I don’t talk about punching things. I’m usually a gentle writer and thinker, but perfection pisses me off. It gets in the way of the best experiences, great creative work, potential relationships and self-improvement. Perfection reminds us that we are not good enough and that we will never do enough, have enough or be loved for exactly who we are.

Knowing that, I am sure you understand why I want to punch perfection in the face.

When I think about the artists that never share their work because they can’t get it just right, the mothers that never ask for help because they don’t want anyone to know that they don’t have it all figured out, the couples that never meet because one person didn’t have the perfect introduction, and the businesses that never get started for fear of imperfection, I go crazy.

Perfection can be paralyzing for some and a minor inconvenience for others, but unless we agree to punch perfection in the face, we will all miss out on so much.

How to Punch Perfection in the Face

  • Look forward to pleasing the right people instead of all the people. It’s not your job to make everyone happy. Your ideas, words, and actions in life or work will never please everyone. Shift your expectations and intentions and revel in the beauty of offering something that makes one person smile.
  • Ask for help. You can’t do it all and if you really want to enjoy life, you don’t want to do it all. Offer your advice and skills to others, and lean back for support where you need it most. Hire professionals. Call friends. Email experts. You are not alone.
  • Stop Comparing. Your life experience is as unique as your definition of success. When you can truly stop comparing, you can figure out what that definition is. You can take time to ask important questions like “What really makes me happy?” “What will I contribute to the world?” “What is enough for me?”
  • Do less. My dad always told me never to order pizza at a seafood restaurant or seafood at a pizza place. Specialize in one thing or a few things instead of trying to be good at everything.
  • Support imperfection. Hold the constructive criticism and be gentler with the people around you. Celebrate the best qualities in your loved ones and identify what’s most important. We are the toughest on the people we love the most. They deserve better.
  • Give yourself permission to fall apart. We admire composure and work to hold it all together all the time. If you need to lay down and cry, throw a temper tantrum or write about punching things, do it. Embrace your human nature to rise and fall and fail and get back up.
  • Do it anyway. You are not perfect. Your work isn’t perfect. Your life isn’t perfect. So what? Go on … jump in.

When I asked some of my friends how they punch perfection in the face, here is what they had to say …

Paul Jarvis, Author of Everything I Know
What I learned through 16 years of web designing and 3 years of writing is that perfectionism and launching run in opposite directions. You can’t have both and I want one more than the other.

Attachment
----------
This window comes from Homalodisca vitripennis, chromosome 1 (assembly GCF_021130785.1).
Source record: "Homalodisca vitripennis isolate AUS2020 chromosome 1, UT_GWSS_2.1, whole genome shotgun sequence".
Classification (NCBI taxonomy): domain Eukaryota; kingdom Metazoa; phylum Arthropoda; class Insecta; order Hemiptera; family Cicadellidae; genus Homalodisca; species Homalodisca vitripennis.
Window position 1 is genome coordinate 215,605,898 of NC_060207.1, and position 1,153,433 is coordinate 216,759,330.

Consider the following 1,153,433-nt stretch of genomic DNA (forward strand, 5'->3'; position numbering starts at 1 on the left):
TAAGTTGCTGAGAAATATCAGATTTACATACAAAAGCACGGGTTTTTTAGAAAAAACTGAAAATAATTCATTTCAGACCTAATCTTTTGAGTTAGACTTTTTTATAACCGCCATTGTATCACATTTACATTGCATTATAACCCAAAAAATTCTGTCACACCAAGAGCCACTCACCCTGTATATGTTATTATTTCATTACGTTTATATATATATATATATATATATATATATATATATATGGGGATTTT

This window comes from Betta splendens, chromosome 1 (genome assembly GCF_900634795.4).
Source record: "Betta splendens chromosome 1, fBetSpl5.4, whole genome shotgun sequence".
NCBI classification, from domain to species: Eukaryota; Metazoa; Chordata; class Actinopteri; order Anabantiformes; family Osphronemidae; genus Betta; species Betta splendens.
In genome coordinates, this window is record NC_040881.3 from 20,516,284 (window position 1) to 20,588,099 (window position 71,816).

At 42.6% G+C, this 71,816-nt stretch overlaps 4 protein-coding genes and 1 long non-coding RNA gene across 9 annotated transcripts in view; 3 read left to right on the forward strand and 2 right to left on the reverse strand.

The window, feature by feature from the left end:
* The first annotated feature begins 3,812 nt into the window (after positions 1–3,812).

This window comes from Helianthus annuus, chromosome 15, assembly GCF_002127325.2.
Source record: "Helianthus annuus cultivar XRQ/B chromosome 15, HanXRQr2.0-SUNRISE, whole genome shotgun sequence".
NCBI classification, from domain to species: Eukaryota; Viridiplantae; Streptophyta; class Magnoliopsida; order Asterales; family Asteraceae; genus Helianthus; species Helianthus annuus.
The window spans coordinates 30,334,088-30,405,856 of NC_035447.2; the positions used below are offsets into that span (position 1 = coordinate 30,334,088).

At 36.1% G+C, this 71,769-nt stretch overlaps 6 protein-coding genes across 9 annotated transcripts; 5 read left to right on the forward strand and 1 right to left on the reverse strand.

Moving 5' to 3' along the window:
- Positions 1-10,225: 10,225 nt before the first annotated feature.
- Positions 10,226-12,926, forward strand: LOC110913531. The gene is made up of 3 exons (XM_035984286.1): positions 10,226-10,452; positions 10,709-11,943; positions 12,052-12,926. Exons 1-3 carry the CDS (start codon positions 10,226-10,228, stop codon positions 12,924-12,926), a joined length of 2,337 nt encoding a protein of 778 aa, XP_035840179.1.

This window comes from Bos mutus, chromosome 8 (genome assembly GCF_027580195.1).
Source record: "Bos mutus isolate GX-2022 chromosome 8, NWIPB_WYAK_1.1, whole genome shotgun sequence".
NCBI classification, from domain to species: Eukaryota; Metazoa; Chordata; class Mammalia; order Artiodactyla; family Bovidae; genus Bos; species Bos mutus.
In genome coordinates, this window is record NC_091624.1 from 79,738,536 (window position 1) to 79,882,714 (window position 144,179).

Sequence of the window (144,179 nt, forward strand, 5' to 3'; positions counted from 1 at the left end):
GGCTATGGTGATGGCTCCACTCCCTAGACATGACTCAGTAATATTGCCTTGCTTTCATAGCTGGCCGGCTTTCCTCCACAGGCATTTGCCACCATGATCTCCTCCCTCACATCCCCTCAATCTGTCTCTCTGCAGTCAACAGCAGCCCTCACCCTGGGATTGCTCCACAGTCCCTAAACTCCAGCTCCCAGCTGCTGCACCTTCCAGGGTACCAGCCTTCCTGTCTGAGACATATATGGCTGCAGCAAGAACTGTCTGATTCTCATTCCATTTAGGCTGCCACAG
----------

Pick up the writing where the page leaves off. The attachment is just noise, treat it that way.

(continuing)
Rob Young, Consultant and Founder of The Hundred Dollar Club
I tend to find perfection only becomes a problem when I’m debating whether something is good enough to launch to the public or it’s intended audience, so that’s my focus. To help me punch it in the face, I remind myself:1% of anything, is better than 100% of nothing – you have to put something out there before you can get any return on it. If you’re waiting for perfection, then the very desire to do the best you can is preventing you from getting any results at all.

Brooke Berman, Playwright and Author of No Place Like Home: A Memoir in 39 Apartments
I don’t believe in perfection! Honestly. And I’m easier on myself as a writer than I am as a mom or a human. I believe in imperfect work — I believe in sending things out for feedback as soon as they’re finished. I err on the side of “hasty.” But then, as a playwright, I’m lucky because whatever I write will go through a development process — feedback from actors, from theaters; I’ll get to hear it aloud and refine and rewrite until production. But in general, I think a piece of writing can be imperfect for a time. I wish I could find the same grace in other areas of my life.

Andy Chirch, Consultant turning dreaming into doing at Prolificate
I finally punched perfection in the face – or broke out of ‘perfection prison’ and actually did it. I left an unsatisfying job, started a consulting business and am writing the book I’ve always known I could. For years this idea had languished in my mind, on bits of paper, and journal entries on my laptop because it wasn’t “perfect” yet. Now that I’ve let go of the need for it to be perfect, it’s no longer an idea. It is reality. Instead of working on someone else’s dream, I get to make my own and it feels amazing.

Tammy Strobel, from Rowdy Kittens and Author of You Can Buy Happiness (and It’s Cheap)
This is such a difficult question because it’s a constant struggle for me. If I don’t strive for perfection I feel like I’m not trying hard enough. In our workaholic culture the term “good enough” has a connotation for ineffectiveness. For example, I’ve been working on a blog post for the last few weeks on car ownership. It isn’t done yet because I keep trying to make the essay perfect and that isn’t helping. To combat perfection I give myself deadlines. I will publish my post this week, whether it’s perfect or not. Giving myself deadlines helps curb my perfectionist tendency.


Leonard Cohen sang “Ring the bells that still can ring.Forget your perfect offering.There is a crack in everything,That’s how the light gets in.”

We need less perfection and more light.

I am so grateful that I am not perfect. The opposite of perfection is not flawed or broken. The opposite of perfection is freedom; massive, crazy, unbelievable freedom.

I originally wrote this for bemorewithless.com and am happy to share it with Medium.